Aligning the Microphones
The microphones should be at mid-chest height for a 3standard2 six-foot barbershop singer or higher. The microphones should be adjusted so the capsules are at the same point in space, perfectly aligned vertically with one atop the other, and as close as possible without the microphone bodies touching each other (Figure A). Since you can actually see the capsules on most of the microphones we recommend, this should be easily accomplished before placing the windscreens on the mics. When viewed from the top, looking down at the mics (Figure B), the capsules should create a pickup radius of about 180 degrees horizontally. So, if you begin with the capsules 90 degrees to each other and increase that angle by moving the capsules another 15 degrees each, you should be close to correct. The capsules should appear to crossfire and aim at quartet singing positions one and four. Only mic tests, which are described later, will confirm the accuracy of the alignment.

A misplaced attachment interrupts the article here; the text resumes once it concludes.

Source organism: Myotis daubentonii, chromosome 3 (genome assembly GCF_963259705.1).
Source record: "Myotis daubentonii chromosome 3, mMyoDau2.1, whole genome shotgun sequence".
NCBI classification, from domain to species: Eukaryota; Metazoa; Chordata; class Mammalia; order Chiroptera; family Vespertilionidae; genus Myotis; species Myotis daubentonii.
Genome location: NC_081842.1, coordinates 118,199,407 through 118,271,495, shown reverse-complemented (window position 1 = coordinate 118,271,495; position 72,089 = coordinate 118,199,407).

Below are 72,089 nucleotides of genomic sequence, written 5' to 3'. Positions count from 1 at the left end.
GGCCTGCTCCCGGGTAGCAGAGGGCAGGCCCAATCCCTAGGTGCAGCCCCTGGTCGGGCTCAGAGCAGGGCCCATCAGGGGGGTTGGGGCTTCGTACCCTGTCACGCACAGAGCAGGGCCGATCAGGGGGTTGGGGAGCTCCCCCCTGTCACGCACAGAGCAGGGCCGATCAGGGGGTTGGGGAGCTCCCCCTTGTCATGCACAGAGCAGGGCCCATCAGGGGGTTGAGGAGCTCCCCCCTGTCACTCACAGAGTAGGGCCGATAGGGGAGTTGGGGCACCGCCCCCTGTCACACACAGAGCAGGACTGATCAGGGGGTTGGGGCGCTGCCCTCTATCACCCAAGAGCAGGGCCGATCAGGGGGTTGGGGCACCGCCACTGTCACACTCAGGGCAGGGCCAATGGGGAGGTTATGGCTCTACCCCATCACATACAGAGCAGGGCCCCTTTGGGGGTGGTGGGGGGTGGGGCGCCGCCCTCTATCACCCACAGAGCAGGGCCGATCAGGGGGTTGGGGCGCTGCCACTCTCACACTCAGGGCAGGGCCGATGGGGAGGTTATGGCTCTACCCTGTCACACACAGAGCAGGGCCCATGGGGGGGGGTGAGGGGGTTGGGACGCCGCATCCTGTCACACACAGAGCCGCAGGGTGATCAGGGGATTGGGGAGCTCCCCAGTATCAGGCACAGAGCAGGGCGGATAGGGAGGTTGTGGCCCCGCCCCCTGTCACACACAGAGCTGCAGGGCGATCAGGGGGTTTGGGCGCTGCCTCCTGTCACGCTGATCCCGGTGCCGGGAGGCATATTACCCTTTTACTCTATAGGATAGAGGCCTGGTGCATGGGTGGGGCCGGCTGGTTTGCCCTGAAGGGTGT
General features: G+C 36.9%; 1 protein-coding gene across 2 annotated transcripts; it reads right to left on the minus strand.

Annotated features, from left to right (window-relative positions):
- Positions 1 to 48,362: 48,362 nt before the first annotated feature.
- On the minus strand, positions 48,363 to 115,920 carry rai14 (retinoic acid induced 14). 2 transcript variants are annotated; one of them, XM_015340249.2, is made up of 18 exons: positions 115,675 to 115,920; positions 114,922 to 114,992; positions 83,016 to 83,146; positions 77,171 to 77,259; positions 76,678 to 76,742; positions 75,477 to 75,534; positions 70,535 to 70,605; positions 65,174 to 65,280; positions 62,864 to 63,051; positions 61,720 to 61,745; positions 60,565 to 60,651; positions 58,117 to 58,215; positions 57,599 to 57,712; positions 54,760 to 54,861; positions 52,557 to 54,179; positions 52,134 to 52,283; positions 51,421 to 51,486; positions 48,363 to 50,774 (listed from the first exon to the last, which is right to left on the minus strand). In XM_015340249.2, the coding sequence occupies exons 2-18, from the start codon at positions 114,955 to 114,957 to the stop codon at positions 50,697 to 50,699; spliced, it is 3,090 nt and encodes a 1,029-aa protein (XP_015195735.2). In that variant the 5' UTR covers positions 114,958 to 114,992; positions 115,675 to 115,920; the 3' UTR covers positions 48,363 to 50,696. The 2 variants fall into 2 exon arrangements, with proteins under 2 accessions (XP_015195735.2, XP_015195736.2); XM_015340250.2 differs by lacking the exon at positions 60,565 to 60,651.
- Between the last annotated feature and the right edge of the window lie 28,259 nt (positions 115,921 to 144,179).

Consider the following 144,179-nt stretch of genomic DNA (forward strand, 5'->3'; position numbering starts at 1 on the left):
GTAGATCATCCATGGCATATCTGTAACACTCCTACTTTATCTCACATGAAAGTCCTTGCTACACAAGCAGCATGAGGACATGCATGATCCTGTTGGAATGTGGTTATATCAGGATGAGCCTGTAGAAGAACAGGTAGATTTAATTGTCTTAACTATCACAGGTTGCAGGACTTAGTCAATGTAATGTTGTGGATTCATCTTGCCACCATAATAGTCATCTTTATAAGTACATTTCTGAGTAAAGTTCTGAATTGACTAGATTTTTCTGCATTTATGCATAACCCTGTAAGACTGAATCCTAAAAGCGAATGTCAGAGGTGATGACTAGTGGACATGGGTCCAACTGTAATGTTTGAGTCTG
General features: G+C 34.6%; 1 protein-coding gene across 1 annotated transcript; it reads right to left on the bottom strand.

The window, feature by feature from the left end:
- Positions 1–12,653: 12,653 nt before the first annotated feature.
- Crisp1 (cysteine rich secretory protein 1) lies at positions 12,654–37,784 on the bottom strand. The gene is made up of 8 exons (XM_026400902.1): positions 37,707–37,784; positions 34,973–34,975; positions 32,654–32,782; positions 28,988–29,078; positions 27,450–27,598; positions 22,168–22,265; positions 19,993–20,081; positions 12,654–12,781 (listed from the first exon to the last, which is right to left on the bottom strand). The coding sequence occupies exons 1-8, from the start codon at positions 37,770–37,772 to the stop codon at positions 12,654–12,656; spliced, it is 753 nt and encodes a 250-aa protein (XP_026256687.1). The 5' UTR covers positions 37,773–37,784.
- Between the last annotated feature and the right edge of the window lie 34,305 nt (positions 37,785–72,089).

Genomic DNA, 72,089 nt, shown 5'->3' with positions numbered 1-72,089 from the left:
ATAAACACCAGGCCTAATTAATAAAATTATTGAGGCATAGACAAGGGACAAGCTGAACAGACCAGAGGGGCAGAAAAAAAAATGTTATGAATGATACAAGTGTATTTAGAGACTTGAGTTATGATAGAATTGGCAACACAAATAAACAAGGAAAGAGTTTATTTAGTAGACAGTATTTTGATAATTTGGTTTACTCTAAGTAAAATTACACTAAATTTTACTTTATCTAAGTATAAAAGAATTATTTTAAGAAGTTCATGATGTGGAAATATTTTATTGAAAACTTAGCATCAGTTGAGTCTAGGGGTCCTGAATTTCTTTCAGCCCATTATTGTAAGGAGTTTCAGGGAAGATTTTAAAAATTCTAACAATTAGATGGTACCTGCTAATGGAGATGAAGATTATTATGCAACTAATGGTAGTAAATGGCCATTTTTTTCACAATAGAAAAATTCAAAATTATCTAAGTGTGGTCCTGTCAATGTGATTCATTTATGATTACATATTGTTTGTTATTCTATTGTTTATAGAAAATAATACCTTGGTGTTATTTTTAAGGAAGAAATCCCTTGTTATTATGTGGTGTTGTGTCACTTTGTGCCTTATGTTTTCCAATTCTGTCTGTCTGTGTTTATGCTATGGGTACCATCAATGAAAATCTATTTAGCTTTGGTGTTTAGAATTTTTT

Marking the Toe-Line Radius
The next essential step – critical in competition but proper for shows as well – is to mark a standard radius on the floor that the performers are not allowed to cross. This 3toe-line2 radius should be approximately 36 inches from the center point of the microphone setup. Mark the floor with white tape or some other highly visible method that the performers will be able to see even with stage lights in their eyes.
Placing the Floor Monitor Speakers